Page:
Just when I think it really is summer, the weather turns cold again. Last Thursday we had a real gully washer, and today (Friday) the mountains have a cap of dull gray clouds and it is downright chilly and the only real outdoor activity seems to be mosquitoes whining in ever bigger swarms.
There were some summertime activities, starting with Lee Downes’ 90th birthday party at his Coal Creek cabin. This included a great feast organized by Lee’s daughters, great company which included several of us old guys and a collection of younger folks including grandsons to keep the fire blazing. Lee bought his North Fork land right after World War II and all of us, friends and family, have decades of ties to Lee, and this special place. Lee’s cabin has been a retreat and quiet place for him and his family, a hunting camp with friends and a logging camp for multiple entries to manage the forest over the last 70 years. A suitable place for a 90th birthday. We will do it up even bigger for Lee’s 100th.
Later on the same day, another group of friends and family gathered at Sondreson Hall in memory of Alan McNeil, a long time North Forker, whose parents came to the North Fork right after World War II. Alan died of a heart attack last winter. Again, his mother, brother, son and daughter and other relatives as well as many friends gathered to remember him with fondness.
Finally, and still on the same day, the family and friends of Lynn and Bonny Ogle gathered in Kalispell to celebrate their 50th wedding anniversary. Again, a grand collection of folks, all with great memories, and as with all North Fork events, great food.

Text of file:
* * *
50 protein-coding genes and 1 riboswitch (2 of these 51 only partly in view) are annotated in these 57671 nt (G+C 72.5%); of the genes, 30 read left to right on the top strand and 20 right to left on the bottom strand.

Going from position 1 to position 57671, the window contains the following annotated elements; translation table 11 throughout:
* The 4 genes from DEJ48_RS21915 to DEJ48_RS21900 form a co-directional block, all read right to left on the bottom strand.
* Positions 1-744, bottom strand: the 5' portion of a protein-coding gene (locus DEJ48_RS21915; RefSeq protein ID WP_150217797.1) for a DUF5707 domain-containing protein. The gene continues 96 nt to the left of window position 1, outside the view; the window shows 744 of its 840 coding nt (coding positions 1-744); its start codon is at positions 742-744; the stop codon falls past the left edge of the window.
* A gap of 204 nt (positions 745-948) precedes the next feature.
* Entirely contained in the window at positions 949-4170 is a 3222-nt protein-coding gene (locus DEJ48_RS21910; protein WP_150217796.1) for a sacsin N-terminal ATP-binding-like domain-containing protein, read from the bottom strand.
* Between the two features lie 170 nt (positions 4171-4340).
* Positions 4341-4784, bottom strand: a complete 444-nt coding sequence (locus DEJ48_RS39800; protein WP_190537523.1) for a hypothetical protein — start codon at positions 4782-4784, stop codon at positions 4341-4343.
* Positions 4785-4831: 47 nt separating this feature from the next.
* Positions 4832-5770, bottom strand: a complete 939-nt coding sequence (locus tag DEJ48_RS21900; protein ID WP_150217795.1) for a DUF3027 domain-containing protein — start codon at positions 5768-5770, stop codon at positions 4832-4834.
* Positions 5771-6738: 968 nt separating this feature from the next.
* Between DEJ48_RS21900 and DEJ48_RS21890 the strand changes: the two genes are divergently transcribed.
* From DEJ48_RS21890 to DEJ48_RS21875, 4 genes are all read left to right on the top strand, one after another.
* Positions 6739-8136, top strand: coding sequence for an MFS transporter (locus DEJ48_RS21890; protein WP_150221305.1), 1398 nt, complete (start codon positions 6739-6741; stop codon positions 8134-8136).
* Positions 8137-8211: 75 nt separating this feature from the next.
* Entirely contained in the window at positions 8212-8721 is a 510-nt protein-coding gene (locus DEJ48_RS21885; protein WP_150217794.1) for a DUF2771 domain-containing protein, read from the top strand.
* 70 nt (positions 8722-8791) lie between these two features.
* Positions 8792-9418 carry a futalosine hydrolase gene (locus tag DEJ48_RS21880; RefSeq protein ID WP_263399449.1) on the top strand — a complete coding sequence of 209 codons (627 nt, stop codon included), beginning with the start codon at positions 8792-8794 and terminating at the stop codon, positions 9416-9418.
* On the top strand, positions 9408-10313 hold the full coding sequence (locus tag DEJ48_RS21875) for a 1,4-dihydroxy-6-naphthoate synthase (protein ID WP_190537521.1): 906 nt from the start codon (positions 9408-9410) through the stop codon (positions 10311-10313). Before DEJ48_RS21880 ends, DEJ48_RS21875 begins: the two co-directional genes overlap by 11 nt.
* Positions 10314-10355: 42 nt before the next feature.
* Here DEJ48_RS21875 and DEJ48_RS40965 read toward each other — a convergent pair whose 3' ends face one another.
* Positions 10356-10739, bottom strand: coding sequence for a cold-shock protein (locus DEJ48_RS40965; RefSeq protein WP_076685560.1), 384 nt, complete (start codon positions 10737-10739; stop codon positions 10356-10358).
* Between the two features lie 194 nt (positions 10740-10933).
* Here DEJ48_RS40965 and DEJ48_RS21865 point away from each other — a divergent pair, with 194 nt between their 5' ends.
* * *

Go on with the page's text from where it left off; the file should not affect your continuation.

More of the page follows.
All in all, the three gatherings, a birthday, a memorial, and a wedding anniversary all embody what we find so wonderful about the North Fork—the people. We come from a wide mix of backgrounds. Lawyers, teachers, laborers, environmentalists and rednecks. We appreciate each other and derive most of our pleasure from the interaction of our neighbors. As a group, we are big on tolerance and laughter.
Last, we also had a meeting at the Community Hall with officials from Washington D.C. They visited the North Fork to look at the road improvement grant, assess infrastructure and hear from private citizens.
While some of us asked some pretty pointed questions about the federal government, they made points with locals when they said the Flathead Forest had infrastructure deficiencies that would probably total $70 million and this was about the same in each forest they had visited was no doubt the same nationwide and in the Park Service, and that this administration is committed to improving this shortage.
We will see! What do you think?
Larry Wilson’s North fork Views appears weekly in the Hungry Horse News.